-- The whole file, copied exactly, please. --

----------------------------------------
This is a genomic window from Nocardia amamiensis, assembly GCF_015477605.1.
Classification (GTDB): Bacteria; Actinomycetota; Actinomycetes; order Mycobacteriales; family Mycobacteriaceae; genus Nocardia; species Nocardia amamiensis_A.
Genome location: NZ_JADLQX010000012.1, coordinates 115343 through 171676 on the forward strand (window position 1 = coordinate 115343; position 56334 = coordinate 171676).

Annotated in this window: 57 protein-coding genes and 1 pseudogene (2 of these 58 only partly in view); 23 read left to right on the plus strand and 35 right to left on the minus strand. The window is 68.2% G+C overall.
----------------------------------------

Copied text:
This is a genomic window from Nocardia amamiensis, assembly GCF_015477605.1.
Classification (GTDB): Bacteria; Actinomycetota; Actinomycetes; order Mycobacteriales; family Mycobacteriaceae; genus Nocardia; species Nocardia amamiensis_A.
Genome location: NZ_JADLQX010000012.1, coordinates 115343 through 171676 on the forward strand (window position 1 = coordinate 115343; position 56334 = coordinate 171676).

Annotated in this window: 57 protein-coding genes and 1 pseudogene (2 of these 58 only partly in view); 23 read left to right on the plus strand and 35 right to left on the minus strand. The window is 68.2% G+C overall.